Avoid Phishing Attacks during COVID-19 Crisis: How to Recognize Malicious Coronavirus Phishing ScamsAvoid Phishing Attacks during COVID-19 Crisis: How to Recognize Malicious Coronavirus Phishing Scams
As the struggles to contain the COVID-19 pandemic increases, people are scrambling to find trustworthy information about the spread of the disease. Unfortunately, spammers and scammers are using the situation to take advantage of people.
Please refer to the following overview to help you fight against phishing attacks and malware to avoid being scammed during the coronavirus outbreak:
- Check the sender’s email address. With all the phishing scams, check that contact names match the actual email address they’re sending from, use two-factor authentication if possible.
- Try not to click! If it’s a link and you’re on a computer, take advantage of your mouse’s hover to closely inspect the domain address before clicking on them.
- Do not download files from unfamiliar people. Avoid opening attachments from any external email addresses or phone numbers.
- Don’t respond to texts and emails about checks from the government. Anyone who tells you they can get you the money now is a scammer.
- Watch for emails claiming to be from the Centers for Disease Control and Prevention (CDC) or experts saying they have information about the virus. For the most up-to-date information about the Coronavirus, visit the Centers for Disease Control and Prevention (CDC) and the World Health Organization (WHO).
- Ignore online offers for vaccinations or cures. There currently are no vaccines, pills, potions, lotions, lozenges or other prescription or over-the-counter products available to treat or cure Coronavirus disease 2019 (COVID-19) — online or in stores.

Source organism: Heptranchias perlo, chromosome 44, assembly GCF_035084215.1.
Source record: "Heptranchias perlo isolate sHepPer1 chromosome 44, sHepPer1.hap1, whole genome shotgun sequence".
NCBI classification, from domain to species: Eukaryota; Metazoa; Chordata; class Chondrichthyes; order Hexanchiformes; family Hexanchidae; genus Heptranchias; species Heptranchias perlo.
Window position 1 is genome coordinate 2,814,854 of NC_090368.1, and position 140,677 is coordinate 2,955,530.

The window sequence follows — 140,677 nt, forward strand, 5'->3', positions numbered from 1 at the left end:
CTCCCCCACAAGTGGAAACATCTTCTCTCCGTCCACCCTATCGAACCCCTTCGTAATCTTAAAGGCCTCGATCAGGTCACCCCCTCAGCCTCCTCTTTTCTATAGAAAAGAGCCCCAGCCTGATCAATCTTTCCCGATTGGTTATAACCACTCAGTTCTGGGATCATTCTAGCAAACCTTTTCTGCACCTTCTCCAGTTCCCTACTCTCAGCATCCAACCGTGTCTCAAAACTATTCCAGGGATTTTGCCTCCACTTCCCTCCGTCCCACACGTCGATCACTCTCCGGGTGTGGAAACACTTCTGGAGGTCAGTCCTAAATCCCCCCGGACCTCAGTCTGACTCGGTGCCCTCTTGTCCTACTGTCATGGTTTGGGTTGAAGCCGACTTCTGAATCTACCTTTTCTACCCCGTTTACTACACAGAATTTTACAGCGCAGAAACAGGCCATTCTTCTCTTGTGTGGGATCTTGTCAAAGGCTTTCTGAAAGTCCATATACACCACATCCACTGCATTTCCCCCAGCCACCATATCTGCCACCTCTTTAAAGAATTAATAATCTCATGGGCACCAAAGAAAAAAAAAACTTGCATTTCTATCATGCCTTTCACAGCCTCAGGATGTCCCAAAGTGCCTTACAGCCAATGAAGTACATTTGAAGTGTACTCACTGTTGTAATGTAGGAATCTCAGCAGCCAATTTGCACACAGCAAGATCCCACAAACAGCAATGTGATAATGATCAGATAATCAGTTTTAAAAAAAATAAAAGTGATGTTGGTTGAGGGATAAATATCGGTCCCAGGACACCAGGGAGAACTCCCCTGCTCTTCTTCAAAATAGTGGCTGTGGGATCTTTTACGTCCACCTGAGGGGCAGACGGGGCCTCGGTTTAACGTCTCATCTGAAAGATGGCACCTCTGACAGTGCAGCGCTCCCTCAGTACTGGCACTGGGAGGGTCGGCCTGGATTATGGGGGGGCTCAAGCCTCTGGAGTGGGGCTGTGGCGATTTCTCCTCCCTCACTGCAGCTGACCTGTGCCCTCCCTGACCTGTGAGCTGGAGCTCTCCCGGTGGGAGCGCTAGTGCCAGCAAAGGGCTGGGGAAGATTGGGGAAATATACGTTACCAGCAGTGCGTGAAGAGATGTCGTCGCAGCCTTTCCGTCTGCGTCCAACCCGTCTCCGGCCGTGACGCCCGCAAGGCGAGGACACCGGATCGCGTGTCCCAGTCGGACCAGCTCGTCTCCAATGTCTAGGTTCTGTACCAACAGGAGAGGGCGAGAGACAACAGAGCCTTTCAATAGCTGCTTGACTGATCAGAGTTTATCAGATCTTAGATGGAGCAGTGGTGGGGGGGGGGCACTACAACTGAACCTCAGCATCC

- Do your homework when it comes to donations, whether through charities or crowdfunding sites. If someone wants donations in cash, by gift card, or by wiring money, don’t do it.
- Phone Calls / Robo Calls: If you get a call offering any free good or service to you at this time, there’s a better chance that it’s a scam than it is something legitimate. Ignore it.
- Mobile Phone Ransomware: Avoid downloading applications that pretend to be helpful or to provide critical medical information. This most probably installs malware.
Get our team’s opinion, we are here to help!
DigitalEra Group’s primary concern is the health and well-being of our customers, employees, and partners, and we are fully committed to continuing to support you during this challenging time. For more tips and information please visit the Federal Communications Commission COVID-19 Warnings and Safety Tips page here.If you need any further assistance or would like to discuss additional measures, please reach out to us at firstname.lastname@example.org or call 786-621-8600.
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